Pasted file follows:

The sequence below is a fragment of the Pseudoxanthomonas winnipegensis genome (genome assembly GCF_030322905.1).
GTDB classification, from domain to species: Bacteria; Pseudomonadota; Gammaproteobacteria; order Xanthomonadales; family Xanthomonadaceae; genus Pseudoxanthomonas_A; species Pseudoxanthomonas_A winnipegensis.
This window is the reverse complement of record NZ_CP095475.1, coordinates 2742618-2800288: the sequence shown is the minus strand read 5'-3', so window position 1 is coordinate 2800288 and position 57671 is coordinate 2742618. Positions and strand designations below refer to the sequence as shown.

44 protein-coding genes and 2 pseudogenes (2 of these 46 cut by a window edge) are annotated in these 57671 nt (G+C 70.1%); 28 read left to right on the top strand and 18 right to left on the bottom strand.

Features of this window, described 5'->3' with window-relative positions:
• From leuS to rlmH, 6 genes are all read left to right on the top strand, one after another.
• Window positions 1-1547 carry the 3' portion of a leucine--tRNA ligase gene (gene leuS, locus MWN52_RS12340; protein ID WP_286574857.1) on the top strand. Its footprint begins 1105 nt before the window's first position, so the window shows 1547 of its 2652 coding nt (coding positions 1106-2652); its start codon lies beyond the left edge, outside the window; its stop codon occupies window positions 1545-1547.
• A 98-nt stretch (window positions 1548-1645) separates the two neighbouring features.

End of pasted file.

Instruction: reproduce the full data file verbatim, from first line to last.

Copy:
The sequence below is a fragment of the Pseudoxanthomonas winnipegensis genome (genome assembly GCF_030322905.1).
GTDB classification, from domain to species: Bacteria; Pseudomonadota; Gammaproteobacteria; order Xanthomonadales; family Xanthomonadaceae; genus Pseudoxanthomonas_A; species Pseudoxanthomonas_A winnipegensis.
This window is the reverse complement of record NZ_CP095475.1, coordinates 2742618-2800288: the sequence shown is the minus strand read 5'-3', so window position 1 is coordinate 2800288 and position 57671 is coordinate 2742618. Positions and strand designations below refer to the sequence as shown.

44 protein-coding genes and 2 pseudogenes (2 of these 46 cut by a window edge) are annotated in these 57671 nt (G+C 70.1%); 28 read left to right on the top strand and 18 right to left on the bottom strand.

Features of this window, described 5'->3' with window-relative positions:
• From leuS to rlmH, 6 genes are all read left to right on the top strand, one after another.
• Window positions 1-1547 carry the 3' portion of a leucine--tRNA ligase gene (gene leuS, locus MWN52_RS12340; protein ID WP_286574857.1) on the top strand. Its footprint begins 1105 nt before the window's first position, so the window shows 1547 of its 2652 coding nt (coding positions 1106-2652); its start codon lies beyond the left edge, outside the window; its stop codon occupies window positions 1545-1547.
• A 98-nt stretch (window positions 1548-1645) separates the two neighbouring features.